|The many forgotten Africans seeking European asylum.|
As thousands of refugees and migrants move across Europe, many are making use of technology in order to make their journey safer and share life-or-death information. The migrants, many of whom are from Syria, displaced by the civil war, as well as Afghanistan and Eritrea, are using smartphones to keep in contact with relatives and each other, while using GPS to find their way around Europe.
According to Paul Donohoe, from the International Rescue Committee (IRC), a large number of refugees have smartphones, which are proving to be a vital resource. "If they lose their phone, that's quite a challenge," explained Donohoe, speaking to CNBC. "They have to get a new one so they can communicate with their family."
Contrast their plight to that of Africans landing on Europe's shores. The conflicts that have driven them to foreign lands are no less violent, but media and world attention is more closely tracking the Syrian civil war. Actually, Africans are often worse off than the Syrians, with no cell phones or any possessions for that matter if and when they reach European shores. Is it racism that explains the difference? Some suggest this may be the case:
Far different from the Syrians clambering off boats in Greece, the Africans land in Sicily penniless and empty-handed. When I ask to see what they carried with them, most look puzzled, then point to the clothes on their back. “I arrived with nothing, not even my documents,” said Mandjo, 16, from Guinea, who fled when religious violence destroyed his village. What little he grabbed as he fled was lost to bandits along the way.Now, the plight of African refugees like Mandjo risks getting lost amid the Syrian refugee crisis in Europe, aid officials say. “It’s important to us that Europe is now beginning to talk about opening their borders and welcoming refugees,” says Giovanna Di Benedetto of Save the Children in Sicily. “But it is not only Syrians who have to be welcomed.”To underscore her point, Di Benedetto whips out her iPhone to show me photos of dead African infants whose bodies washed ashore on a beach off Zuwara, Libya on August 28, when their smugglers’ boat capsized. About 200 people drowned when the ship overturned.Five days later, a photo on a beach off Bodrum, Turkey showed another dead toddler: Aylan Kurdi, a three-year-old Syrian boy. That image finally jolted EU leaders into action. “Syrians of course need help, but they are not the only ones,” Di Benedetto says. Shaking her head at the photos of dead African children on her phone, she says she wonders whether Aylan’s “white skin” made the difference.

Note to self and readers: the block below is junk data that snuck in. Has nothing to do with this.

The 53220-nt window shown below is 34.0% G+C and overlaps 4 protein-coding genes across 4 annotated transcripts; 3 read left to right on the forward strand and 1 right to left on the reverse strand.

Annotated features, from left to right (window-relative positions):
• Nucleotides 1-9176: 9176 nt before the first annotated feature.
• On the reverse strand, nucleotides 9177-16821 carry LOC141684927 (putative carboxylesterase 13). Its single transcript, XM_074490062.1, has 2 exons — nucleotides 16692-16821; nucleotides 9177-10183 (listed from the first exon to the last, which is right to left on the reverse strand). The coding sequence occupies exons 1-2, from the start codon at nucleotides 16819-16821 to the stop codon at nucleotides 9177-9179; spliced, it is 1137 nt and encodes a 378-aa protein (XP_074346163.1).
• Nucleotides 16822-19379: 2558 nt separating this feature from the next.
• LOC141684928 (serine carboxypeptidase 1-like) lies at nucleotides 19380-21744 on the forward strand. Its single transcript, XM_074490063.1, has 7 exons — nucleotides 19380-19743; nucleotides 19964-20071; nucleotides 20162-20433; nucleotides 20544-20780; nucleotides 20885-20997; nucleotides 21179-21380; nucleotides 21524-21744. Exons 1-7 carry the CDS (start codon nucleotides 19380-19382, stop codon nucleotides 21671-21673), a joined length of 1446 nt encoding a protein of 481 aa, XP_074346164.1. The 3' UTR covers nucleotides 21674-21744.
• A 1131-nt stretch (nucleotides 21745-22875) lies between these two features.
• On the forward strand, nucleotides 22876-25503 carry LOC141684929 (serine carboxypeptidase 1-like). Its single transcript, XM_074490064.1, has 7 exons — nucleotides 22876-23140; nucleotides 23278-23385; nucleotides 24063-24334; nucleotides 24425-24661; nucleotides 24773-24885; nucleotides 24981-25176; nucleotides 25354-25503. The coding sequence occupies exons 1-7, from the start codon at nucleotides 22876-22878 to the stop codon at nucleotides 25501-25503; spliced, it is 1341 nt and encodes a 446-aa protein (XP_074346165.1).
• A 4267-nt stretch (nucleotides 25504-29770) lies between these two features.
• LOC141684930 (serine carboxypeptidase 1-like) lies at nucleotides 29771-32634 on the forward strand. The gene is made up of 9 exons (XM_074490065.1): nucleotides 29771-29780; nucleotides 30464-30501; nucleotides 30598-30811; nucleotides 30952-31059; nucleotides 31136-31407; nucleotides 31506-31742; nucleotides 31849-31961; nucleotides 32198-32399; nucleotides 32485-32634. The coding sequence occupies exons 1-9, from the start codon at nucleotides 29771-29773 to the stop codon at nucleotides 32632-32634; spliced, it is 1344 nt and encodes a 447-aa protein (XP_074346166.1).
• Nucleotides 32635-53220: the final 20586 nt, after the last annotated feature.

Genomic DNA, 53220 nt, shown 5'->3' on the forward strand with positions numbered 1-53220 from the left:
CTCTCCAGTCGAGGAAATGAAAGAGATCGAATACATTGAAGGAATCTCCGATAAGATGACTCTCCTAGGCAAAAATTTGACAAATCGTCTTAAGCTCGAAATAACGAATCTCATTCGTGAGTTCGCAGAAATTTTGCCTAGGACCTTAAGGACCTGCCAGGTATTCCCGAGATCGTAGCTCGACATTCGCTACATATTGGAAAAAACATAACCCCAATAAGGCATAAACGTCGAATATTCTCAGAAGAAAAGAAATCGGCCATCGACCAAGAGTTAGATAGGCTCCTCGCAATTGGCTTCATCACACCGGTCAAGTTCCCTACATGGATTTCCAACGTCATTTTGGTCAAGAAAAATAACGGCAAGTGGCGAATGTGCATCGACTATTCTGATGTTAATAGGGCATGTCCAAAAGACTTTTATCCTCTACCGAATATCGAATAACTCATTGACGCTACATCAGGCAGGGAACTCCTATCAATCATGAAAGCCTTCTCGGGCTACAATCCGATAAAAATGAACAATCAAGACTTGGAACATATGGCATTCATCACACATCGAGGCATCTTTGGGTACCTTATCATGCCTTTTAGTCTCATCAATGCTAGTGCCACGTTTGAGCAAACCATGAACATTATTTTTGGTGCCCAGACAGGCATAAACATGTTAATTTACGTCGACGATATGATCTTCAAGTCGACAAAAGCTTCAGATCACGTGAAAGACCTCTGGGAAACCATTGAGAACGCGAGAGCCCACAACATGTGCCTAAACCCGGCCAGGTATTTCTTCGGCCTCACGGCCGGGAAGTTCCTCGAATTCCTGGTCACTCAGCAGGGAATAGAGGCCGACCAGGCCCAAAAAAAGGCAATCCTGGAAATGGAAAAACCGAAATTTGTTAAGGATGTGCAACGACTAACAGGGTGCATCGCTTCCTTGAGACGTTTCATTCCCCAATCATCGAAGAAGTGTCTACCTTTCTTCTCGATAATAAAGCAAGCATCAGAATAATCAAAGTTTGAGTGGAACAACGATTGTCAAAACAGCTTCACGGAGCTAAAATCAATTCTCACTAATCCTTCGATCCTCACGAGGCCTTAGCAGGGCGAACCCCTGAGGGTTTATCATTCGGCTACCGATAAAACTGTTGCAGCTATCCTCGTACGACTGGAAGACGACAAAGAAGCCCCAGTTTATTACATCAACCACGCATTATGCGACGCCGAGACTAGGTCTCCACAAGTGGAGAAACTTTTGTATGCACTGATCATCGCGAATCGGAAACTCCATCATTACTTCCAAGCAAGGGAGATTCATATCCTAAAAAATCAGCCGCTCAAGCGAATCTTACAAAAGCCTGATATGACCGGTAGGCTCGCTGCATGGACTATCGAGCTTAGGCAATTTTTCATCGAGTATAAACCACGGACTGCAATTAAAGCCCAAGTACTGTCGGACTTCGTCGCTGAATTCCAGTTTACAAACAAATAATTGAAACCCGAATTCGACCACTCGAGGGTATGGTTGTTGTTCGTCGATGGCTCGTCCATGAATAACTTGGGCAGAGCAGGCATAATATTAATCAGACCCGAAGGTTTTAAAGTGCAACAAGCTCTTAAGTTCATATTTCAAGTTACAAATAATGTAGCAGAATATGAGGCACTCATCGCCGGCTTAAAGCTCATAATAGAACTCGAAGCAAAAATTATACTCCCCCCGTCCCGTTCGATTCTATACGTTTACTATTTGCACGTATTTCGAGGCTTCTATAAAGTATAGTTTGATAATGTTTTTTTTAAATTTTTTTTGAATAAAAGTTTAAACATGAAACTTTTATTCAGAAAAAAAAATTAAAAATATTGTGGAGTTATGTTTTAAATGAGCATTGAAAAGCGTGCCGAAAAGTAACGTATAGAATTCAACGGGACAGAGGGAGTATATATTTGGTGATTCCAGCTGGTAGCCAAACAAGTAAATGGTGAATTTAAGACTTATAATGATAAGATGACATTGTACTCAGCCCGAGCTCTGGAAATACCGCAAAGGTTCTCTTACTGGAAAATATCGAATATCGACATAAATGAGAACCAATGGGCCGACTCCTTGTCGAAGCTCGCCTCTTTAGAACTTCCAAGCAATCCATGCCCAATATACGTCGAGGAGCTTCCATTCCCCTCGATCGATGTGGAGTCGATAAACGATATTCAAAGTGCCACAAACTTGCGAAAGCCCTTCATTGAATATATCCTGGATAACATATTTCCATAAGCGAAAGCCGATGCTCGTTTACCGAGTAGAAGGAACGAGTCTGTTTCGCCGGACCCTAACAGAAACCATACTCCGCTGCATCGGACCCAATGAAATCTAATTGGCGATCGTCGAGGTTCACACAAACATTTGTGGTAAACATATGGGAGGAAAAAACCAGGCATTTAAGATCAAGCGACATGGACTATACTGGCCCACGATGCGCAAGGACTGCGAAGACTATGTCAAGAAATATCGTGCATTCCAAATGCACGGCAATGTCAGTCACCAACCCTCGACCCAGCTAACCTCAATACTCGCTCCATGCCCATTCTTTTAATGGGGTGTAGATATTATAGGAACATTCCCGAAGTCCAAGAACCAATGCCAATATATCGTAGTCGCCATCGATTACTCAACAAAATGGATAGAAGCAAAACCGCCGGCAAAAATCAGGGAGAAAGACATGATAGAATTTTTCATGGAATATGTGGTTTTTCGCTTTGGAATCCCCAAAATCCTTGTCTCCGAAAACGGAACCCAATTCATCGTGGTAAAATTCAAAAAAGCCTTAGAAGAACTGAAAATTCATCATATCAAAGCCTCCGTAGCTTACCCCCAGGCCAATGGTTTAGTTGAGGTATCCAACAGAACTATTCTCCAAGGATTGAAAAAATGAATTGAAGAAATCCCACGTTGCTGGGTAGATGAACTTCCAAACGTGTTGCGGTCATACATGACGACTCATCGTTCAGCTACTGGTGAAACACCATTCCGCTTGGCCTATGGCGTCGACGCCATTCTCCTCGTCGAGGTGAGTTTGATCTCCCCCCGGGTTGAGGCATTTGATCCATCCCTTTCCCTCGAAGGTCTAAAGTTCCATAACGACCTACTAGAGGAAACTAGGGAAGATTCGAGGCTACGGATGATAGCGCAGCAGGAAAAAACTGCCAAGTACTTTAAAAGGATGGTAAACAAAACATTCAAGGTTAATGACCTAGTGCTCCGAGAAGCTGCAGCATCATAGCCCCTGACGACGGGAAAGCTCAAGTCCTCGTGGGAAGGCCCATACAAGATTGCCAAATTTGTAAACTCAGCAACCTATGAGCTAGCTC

The possibility would be saddening, but you cannot rule it out since societies have generally favored certain groups of migrants over others for a very long time, and modern Europe is probably not an exception.